The successful addition of a semiconductor to improve efficiency by forming an isotype heterodiode with a semiconductor material of the device to be improved, entails the recognition of certain requirements. First, in any photovoltaic device the constituent materials are chosen so that incident light causes charge formation within a diffusion length of the interface. For example, in an electrolytic cell, the electrolyte is chosen to be as transparent as possible to solar light. Solar light incident on the electrolyte passes through unabsorbed and is available to the semiconductor electrode for absorption. This absorption produces charge carriers near the electrolyte-electrode interface. Similarly, in a Schottky barrier, when a metal is used, only a very thin coating, e.g., about 50 Angstroms, is employed. Incident light is not significantly absorbed in the metal but passes through to the semiconductor layer. Other devices also work on the same principle. In a heterodiode one of the semiconductor layers is chosen with a bandgap which is significantly smaller than that of the other semiconductor material. The larger bandgap material is illuminated. Only light of energy higher than this larger bandgap is absorbed; the remainder passes through and absorption occurs near the interface in the smaller bandgap material.
When making the improved devices of this invention, it is again desirable to produce charges near the newly formed interface. To achieve this result the smallest bandgap semiconductor material of the device to be improved is interfaced with an additional semiconductor layer having an even smaller bandgap. Light with energy lower than the smallest bandgap passes through the device and is absorbed near the new interface in the added semiconductor material. In this way, with broad spectrum incident radiation, charges are formed within a diffusion length of each interface of the improved device.
The currents generated in the device semiconductor and the added semiconductor upon illumination in essence are currents in series. The total current is limited to the smaller of the two photocurrents. Therefore, it is generally desirable that for illumination with a given spectrum of light the photocurrent produced in the added semiconductor be at least 10 percent of that produced in the device semiconductor.
The semiconductor added for the improvement of semiconductor containing devices must satisfy other requirements besides the bandgap criterion. For example, indium phosphide has a smaller bandgap than CdS. However, it has been found that a Pt/polysulfide solution/n-CdS electrolytic cell is not improved by addition of a p-InP layer to the n-CdS. It has been found that this phenomenon involves the band bending in the completed device. In FIG. 1 there is shown a band diagram representing the CdS and electrolyte portions of a Pt/electrolyte/n-CdS device and an isolated p-InP material. The ordinate is energy with respect to the vacuum level and the abscissa is distance in space. The dotted line, A, represents the redox level of the electrolyte, B represents the Fermi level of the n-CdS, and C the Fermi level of p-InP. When a combined n-CdS/p-InP electrode is put in an electrolyte, the new device has the band structure shown in FIG. 2. When illuminated, electrons are formed in the n-CdS and the P-InP. These electrons move to lower potential in the direction indicated in FIG. 2. Thus, the electron flow in the n-CdS opposes the flow in the p-InP and the net result is that no power is produced. Similarly the holes concurrently produced are in opposition.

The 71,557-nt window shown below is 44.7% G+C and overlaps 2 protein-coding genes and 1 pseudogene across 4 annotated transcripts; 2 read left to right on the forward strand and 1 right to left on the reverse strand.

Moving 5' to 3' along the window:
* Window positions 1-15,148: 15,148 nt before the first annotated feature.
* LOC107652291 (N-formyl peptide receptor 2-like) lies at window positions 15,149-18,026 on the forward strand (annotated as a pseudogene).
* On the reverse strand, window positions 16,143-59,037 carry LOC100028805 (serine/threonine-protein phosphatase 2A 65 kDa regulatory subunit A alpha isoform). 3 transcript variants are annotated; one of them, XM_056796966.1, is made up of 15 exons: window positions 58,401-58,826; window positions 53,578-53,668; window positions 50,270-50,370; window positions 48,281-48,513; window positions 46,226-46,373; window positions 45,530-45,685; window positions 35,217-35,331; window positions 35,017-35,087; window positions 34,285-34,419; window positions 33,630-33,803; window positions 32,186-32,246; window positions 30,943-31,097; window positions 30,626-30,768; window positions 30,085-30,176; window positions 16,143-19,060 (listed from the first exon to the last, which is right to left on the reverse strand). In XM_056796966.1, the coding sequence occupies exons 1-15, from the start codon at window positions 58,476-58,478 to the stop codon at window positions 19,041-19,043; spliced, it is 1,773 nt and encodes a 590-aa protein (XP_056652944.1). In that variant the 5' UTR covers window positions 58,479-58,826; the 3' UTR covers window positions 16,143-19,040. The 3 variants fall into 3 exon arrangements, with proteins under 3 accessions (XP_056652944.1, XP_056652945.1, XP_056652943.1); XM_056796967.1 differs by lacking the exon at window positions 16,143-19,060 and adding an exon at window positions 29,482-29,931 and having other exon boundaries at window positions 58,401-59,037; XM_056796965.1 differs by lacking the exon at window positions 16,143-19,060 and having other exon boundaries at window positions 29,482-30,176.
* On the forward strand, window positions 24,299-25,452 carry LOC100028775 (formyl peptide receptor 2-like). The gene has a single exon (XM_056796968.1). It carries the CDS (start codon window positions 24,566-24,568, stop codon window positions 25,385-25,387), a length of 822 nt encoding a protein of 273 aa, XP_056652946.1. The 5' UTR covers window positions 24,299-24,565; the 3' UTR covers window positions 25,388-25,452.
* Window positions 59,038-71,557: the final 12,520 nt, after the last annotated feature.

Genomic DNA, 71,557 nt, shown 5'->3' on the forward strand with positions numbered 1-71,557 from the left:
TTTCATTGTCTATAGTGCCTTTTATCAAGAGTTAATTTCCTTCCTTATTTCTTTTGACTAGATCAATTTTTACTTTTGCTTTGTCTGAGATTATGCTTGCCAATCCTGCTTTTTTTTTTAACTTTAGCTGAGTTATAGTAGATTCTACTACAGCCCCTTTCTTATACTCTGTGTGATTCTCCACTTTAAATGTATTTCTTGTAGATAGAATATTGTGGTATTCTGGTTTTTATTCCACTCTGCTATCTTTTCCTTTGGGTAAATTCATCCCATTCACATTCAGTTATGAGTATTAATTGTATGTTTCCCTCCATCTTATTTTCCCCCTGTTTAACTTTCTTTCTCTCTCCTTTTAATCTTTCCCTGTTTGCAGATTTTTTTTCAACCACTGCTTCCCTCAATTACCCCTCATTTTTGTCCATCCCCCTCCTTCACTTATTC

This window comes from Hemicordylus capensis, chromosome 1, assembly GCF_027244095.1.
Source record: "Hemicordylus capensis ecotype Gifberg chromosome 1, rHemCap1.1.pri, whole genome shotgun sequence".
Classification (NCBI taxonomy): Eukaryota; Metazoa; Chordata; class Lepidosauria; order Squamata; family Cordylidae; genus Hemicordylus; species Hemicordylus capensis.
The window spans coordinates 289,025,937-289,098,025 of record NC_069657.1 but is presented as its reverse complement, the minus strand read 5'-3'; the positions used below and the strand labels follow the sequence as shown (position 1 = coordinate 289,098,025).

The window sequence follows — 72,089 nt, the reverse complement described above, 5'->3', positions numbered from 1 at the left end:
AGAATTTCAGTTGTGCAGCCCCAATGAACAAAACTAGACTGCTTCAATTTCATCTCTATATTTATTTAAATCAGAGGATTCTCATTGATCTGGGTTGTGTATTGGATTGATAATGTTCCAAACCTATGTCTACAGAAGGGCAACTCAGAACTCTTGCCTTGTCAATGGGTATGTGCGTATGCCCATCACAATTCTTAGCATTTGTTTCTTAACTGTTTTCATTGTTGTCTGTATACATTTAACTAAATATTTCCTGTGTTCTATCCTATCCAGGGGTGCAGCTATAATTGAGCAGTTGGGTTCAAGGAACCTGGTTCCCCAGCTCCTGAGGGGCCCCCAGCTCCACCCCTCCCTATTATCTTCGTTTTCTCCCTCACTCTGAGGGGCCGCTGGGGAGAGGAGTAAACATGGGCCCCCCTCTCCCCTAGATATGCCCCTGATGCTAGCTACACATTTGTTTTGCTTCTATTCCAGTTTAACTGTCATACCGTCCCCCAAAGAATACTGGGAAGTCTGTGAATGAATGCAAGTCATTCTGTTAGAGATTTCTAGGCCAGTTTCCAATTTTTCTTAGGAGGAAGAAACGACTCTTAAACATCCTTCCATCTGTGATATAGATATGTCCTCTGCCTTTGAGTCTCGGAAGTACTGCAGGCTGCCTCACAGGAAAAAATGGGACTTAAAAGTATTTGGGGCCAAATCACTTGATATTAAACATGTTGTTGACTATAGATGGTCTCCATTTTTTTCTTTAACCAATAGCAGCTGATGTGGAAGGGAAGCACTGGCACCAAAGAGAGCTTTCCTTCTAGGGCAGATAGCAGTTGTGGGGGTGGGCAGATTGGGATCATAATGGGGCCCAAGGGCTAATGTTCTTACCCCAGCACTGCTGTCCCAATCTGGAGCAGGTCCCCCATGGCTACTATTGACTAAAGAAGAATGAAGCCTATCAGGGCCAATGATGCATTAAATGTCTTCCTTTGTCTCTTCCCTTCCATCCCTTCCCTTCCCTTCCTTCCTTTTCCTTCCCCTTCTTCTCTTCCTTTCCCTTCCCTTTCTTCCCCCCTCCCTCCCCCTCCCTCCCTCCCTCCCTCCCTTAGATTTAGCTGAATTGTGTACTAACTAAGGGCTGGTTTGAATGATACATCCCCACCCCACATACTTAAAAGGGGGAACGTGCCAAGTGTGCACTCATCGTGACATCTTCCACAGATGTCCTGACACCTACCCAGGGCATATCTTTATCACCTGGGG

When improving a device by forming a heterodiode, advantageous effects are, however, obtained under certain specific circumstances. These circumstances are (1) that the added semiconductor has the same majority carrier type as the semiconductor of the device, i.e., there is an isotype heterodiode and (2) that the electrochemical potential of the majority carriers in the device semiconductor is smaller than the electrochemical potential that the majority carriers of the added semiconductor material have before this semiconductor material is interfaced with the device semiconductor. The larger the difference between the electrochemical potential of the majority carriers in the device semiconductor and the added semiconductor the greater voltage developed. For certain applications such as solar power conversion differences of at least 0.3 eV are preferred. The improvement achieved under these specific conditions (conditions (1) and (2)) can be elucidated in terms of the explanation for failure of the Pt/electrolyte/n-CdS/p-InP cell. In FIG. 3 there is shown a electrolyte/n-CdS device and a semiconductor which in isolation satisfies the above enumerated criteria as applied to n-CdS. The Fermi level of the added semiconductor material, E, is higher than that of the Fermi level of the n-CdS, D. Electrochemical potential as measured from the vacuum level for electrons (the majority carrier in this illustration) is a negative quantity. Therefore the relative positions of the Fermi levels in FIG. 3 indicate a smaller electrochemical potential for the majority carriers in n-CdS than in the added semiconductor. Thus the criteria are satisfied.